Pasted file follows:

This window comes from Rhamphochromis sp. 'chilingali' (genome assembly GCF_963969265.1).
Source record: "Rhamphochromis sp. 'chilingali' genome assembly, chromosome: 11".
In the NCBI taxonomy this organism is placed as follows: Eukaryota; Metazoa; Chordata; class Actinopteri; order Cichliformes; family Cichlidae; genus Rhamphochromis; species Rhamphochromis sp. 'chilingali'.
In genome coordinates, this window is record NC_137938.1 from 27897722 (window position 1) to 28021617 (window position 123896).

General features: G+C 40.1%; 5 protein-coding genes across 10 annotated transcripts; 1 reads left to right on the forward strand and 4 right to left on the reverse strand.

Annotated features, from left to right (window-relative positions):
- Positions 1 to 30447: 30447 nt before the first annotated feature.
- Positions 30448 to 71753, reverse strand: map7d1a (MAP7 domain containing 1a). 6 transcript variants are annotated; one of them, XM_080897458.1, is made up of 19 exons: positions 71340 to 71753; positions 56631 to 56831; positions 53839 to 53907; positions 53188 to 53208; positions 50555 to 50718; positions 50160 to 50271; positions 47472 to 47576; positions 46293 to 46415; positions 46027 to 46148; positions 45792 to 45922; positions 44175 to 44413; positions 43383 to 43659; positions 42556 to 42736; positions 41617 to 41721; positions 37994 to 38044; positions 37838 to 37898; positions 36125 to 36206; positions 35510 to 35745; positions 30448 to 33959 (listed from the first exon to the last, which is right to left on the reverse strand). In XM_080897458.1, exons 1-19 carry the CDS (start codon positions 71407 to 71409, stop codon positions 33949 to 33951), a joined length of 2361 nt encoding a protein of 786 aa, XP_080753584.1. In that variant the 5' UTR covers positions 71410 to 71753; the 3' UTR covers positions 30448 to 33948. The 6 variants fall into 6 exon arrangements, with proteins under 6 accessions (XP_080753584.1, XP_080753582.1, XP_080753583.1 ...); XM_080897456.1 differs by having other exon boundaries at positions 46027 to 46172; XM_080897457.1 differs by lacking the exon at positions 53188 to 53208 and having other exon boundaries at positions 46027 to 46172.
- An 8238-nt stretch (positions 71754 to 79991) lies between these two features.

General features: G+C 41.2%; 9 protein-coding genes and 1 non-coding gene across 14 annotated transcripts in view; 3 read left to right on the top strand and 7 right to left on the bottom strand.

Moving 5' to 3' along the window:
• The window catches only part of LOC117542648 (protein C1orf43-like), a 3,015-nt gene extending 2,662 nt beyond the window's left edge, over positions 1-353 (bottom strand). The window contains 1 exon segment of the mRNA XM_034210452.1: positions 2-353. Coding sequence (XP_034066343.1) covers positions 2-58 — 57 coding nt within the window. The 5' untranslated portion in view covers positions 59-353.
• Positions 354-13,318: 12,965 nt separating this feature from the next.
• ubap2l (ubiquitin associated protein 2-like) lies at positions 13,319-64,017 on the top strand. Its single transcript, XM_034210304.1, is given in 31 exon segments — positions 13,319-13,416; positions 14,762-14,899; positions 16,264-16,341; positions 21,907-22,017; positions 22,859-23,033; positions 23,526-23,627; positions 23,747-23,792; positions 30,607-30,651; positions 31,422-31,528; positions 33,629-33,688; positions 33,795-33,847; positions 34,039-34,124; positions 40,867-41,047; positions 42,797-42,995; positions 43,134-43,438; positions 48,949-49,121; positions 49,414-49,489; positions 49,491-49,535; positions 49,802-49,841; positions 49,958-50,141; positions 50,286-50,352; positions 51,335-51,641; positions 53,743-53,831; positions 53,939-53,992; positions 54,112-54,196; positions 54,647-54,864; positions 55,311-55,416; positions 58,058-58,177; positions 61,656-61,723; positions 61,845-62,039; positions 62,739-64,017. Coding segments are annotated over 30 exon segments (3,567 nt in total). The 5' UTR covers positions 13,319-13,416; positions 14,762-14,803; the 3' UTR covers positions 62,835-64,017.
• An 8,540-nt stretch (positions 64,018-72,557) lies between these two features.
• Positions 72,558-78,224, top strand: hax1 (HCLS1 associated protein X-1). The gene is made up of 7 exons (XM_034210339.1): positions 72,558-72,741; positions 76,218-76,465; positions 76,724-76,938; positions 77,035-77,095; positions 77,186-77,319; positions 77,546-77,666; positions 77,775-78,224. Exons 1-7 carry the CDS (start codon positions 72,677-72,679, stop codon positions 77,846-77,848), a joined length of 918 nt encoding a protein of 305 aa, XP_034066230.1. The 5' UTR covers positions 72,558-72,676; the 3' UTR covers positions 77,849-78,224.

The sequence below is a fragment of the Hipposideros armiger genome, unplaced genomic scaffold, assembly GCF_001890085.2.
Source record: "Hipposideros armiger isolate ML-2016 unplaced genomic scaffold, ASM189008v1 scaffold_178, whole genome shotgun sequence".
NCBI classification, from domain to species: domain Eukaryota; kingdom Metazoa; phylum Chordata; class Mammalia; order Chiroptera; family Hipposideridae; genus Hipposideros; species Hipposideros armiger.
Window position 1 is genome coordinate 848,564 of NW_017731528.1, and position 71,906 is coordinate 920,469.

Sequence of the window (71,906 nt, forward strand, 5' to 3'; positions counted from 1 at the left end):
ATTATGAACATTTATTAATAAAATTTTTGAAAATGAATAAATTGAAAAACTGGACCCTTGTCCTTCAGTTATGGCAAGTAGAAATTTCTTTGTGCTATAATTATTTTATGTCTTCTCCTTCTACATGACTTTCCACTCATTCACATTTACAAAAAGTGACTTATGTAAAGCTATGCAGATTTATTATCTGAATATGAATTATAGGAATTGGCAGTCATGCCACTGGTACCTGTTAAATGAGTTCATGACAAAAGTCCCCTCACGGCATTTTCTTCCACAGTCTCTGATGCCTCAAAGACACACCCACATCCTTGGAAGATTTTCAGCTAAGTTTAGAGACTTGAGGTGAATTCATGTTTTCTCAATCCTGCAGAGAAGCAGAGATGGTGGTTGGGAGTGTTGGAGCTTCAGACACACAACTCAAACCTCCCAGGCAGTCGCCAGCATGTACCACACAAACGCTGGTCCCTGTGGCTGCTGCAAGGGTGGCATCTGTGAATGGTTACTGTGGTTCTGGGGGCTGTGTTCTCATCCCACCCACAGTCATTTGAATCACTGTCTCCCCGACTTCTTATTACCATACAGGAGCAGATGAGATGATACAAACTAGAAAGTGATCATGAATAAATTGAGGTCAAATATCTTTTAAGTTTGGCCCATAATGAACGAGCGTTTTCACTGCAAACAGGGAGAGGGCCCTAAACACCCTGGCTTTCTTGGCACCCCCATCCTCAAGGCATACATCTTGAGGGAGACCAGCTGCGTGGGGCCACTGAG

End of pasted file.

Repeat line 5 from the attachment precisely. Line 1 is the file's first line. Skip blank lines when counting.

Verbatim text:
General features: G+C 40.1%; 5 protein-coding genes across 10 annotated transcripts; 1 reads left to right on the forward strand and 4 right to left on the reverse strand.